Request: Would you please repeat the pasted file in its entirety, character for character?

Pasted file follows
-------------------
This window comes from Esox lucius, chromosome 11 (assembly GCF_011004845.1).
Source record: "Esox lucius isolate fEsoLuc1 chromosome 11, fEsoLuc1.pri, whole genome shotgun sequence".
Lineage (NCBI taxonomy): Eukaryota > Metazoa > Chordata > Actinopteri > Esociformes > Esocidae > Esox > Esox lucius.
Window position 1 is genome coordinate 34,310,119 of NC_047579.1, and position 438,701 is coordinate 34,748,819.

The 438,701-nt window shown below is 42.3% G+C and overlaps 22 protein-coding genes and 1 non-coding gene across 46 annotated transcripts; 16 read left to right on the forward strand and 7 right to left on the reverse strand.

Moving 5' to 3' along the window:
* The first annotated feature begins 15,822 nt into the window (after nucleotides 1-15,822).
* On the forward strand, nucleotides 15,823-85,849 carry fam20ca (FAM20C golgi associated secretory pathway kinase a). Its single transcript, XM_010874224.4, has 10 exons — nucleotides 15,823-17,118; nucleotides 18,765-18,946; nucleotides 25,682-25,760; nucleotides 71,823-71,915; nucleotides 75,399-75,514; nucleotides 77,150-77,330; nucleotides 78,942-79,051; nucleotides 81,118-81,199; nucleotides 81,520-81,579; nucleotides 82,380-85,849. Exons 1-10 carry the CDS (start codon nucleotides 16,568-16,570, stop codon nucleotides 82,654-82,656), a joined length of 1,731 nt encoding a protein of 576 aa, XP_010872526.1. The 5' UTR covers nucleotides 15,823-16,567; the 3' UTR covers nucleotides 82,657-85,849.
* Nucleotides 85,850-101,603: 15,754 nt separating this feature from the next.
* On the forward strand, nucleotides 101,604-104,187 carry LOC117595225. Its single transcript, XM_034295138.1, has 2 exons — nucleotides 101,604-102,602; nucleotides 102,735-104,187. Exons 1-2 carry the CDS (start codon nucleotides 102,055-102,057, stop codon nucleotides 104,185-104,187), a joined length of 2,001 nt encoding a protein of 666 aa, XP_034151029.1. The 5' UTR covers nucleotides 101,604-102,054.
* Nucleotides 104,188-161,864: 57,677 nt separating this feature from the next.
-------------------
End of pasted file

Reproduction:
This window comes from Esox lucius, chromosome 11 (assembly GCF_011004845.1).
Source record: "Esox lucius isolate fEsoLuc1 chromosome 11, fEsoLuc1.pri, whole genome shotgun sequence".
Lineage (NCBI taxonomy): Eukaryota > Metazoa > Chordata > Actinopteri > Esociformes > Esocidae > Esox > Esox lucius.
Window position 1 is genome coordinate 34,310,119 of NC_047579.1, and position 438,701 is coordinate 34,748,819.

The 438,701-nt window shown below is 42.3% G+C and overlaps 22 protein-coding genes and 1 non-coding gene across 46 annotated transcripts; 16 read left to right on the forward strand and 7 right to left on the reverse strand.

Moving 5' to 3' along the window:
* The first annotated feature begins 15,822 nt into the window (after nucleotides 1-15,822).
* On the forward strand, nucleotides 15,823-85,849 carry fam20ca (FAM20C golgi associated secretory pathway kinase a). Its single transcript, XM_010874224.4, has 10 exons — nucleotides 15,823-17,118; nucleotides 18,765-18,946; nucleotides 25,682-25,760; nucleotides 71,823-71,915; nucleotides 75,399-75,514; nucleotides 77,150-77,330; nucleotides 78,942-79,051; nucleotides 81,118-81,199; nucleotides 81,520-81,579; nucleotides 82,380-85,849. Exons 1-10 carry the CDS (start codon nucleotides 16,568-16,570, stop codon nucleotides 82,654-82,656), a joined length of 1,731 nt encoding a protein of 576 aa, XP_010872526.1. The 5' UTR covers nucleotides 15,823-16,567; the 3' UTR covers nucleotides 82,657-85,849.
* Nucleotides 85,850-101,603: 15,754 nt separating this feature from the next.
* On the forward strand, nucleotides 101,604-104,187 carry LOC117595225. Its single transcript, XM_034295138.1, has 2 exons — nucleotides 101,604-102,602; nucleotides 102,735-104,187. Exons 1-2 carry the CDS (start codon nucleotides 102,055-102,057, stop codon nucleotides 104,185-104,187), a joined length of 2,001 nt encoding a protein of 666 aa, XP_034151029.1. The 5' UTR covers nucleotides 101,604-102,054.
* Nucleotides 104,188-161,864: 57,677 nt separating this feature from the next.